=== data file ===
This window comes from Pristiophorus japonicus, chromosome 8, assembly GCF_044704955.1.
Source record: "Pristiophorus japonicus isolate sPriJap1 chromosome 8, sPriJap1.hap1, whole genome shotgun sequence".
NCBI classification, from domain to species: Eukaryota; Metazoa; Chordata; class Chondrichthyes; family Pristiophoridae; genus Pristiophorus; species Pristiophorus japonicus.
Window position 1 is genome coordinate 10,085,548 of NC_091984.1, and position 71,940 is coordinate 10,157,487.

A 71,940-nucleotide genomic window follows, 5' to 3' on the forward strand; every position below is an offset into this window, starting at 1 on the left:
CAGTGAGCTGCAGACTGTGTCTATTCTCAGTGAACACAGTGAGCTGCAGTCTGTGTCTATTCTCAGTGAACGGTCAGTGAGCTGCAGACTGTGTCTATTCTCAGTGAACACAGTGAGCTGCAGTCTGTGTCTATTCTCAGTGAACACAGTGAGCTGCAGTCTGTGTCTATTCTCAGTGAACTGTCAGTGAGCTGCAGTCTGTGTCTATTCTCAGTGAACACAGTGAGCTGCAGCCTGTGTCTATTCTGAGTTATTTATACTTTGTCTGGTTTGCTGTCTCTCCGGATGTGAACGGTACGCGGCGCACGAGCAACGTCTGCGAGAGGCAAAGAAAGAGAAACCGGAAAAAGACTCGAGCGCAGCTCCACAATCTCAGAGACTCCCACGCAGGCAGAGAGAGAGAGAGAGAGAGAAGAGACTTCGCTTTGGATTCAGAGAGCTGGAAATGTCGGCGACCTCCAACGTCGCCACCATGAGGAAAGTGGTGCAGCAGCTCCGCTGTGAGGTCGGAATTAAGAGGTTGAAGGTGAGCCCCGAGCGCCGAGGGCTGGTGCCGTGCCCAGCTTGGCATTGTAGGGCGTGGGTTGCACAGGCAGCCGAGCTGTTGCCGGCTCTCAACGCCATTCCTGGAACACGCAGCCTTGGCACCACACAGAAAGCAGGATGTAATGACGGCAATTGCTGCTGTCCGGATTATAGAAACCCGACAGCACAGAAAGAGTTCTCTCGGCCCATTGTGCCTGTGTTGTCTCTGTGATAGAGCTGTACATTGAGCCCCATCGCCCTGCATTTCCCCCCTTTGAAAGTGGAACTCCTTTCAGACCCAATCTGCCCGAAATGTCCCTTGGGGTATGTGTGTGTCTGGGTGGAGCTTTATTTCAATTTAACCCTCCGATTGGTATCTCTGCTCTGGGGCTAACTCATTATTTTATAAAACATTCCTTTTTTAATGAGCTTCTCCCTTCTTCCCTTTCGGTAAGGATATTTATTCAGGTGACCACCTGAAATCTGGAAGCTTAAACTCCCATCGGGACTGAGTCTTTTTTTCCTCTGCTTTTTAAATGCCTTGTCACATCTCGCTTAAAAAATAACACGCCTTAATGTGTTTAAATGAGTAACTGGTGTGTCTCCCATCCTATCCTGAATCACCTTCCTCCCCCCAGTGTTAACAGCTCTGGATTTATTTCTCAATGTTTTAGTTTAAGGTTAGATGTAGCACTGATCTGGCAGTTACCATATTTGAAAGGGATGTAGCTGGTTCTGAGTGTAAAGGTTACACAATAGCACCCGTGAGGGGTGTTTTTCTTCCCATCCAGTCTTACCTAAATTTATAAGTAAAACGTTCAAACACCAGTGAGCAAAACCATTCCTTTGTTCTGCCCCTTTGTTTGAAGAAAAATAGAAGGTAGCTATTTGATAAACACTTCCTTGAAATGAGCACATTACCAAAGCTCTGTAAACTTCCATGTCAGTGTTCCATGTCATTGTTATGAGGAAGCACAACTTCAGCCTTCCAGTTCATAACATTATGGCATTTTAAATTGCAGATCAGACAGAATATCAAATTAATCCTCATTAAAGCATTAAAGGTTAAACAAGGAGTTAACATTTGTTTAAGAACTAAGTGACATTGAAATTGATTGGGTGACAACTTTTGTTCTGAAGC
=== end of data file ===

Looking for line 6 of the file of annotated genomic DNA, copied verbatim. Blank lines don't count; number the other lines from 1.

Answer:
CAGTGAGCTGCAGACTGTGTCTATTCTCAGTGAACACAGTGAGCTGCAGTCTGTGTCTATTCTCAGTGAACGGTCAGTGAGCTGCAGACTGTGTCTATTCTCAGTGAACACAGTGAGCTGCAGTCTGTGTCTATTCTCAGTGAACACAGTGAGCTGCAGTCTGTGTCTATTCTCAGTGAACTGTCAGTGAGCTGCAGTCTGTGTCTATTCTCAGTGAACACAGTGAGCTGCAGCCTGTGTCTATTCTGAGTTATTTATACTTTGTCTGGTTTGCTGTCTCTCCGGATGTGAACGGTACGCGGCGCACGAGCAACGTCTGCGAGAGGCAAAGAAAGAGAAACCGGAAAAAGACTCGAGCGCAGCTCCACAATCTCAGAGACTCCCACGCAGGCAGAGAGAGAGAGAGAGAGAGAAGAGACTTCGCTTTGGATTCAGAGAGCTGGAAATGTCGGCGACCTCCAACGTCGCCACCATGAGGAAAGTGGTGCAGCAGCTCCGCTGTGAGGTCGGAATTAAGAGGTTGAAGGTGAGCCCCGAGCGCCGAGGGCTGGTGCCGTGCCCAGCTTGGCATTGTAGGGCGTGGGTTGCACAGGCAGCCGAGCTGTTGCCGGCTCTCAACGCCATTCCTGGAACACGCAGCCTTGGCACCACACAGAAAGCAGGATGTAATGACGGCAATTGCTGCTGTCCGGATTATAGAAACCCGACAGCACAGAAAGAGTTCTCTCGGCCCATTGTGCCTGTGTTGTCTCTGTGATAGAGCTGTACATTGAGCCCCATCGCCCTGCATTTCCCCCCTTTGAAAGTGGAACTCCTTTCAGACCCAATCTGCCCGAAATGTCCCTTGGGGTATGTGTGTGTCTGGGTGGAGCTTTATTTCAATTTAACCCTCCGATTGGTATCTCTGCTCTGGGGCTAACTCATTATTTTATAAAACATTCCTTTTTTAATGAGCTTCTCCCTTCTTCCCTTTCGGTAAGGATATTTATTCAGGTGACCACCTGAAATCTGGAAGCTTAAACTCCCATCGGGACTGAGTCTTTTTTTCCTCTGCTTTTTAAATGCCTTGTCACATCTCGCTTAAAAAATAACACGCCTTAATGTGTTTAAATGAGTAACTGGTGTGTCTCCCATCCTATCCTGAATCACCTTCCTCCCCCCAGTGTTAACAGCTCTGGATTTATTTCTCAATGTTTTAGTTTAAGGTTAGATGTAGCACTGATCTGGCAGTTACCATATTTGAAAGGGATGTAGCTGGTTCTGAGTGTAAAGGTTACACAATAGCACCCGTGAGGGGTGTTTTTCTTCCCATCCAGTCTTACCTAAATTTATAAGTAAAACGTTCAAACACCAGTGAGCAAAACCATTCCTTTGTTCTGCCCCTTTGTTTGAAGAAAAATAGAAGGTAGCTATTTGATAAACACTTCCTTGAAATGAGCACATTACCAAAGCTCTGTAAACTTCCATGTCAGTGTTCCATGTCATTGTTATGAGGAAGCACAACTTCAGCCTTCCAGTTCATAACATTATGGCATTTTAAATTGCAGATCAGACAGAATATCAAATTAATCCTCATTAAAGCATTAAAGGTTAAACAAGGAGTTAACATTTGTTTAAGAACTAAGTGACATTGAAATTGATTGGGTGACAACTTTTGTTCTGAAGC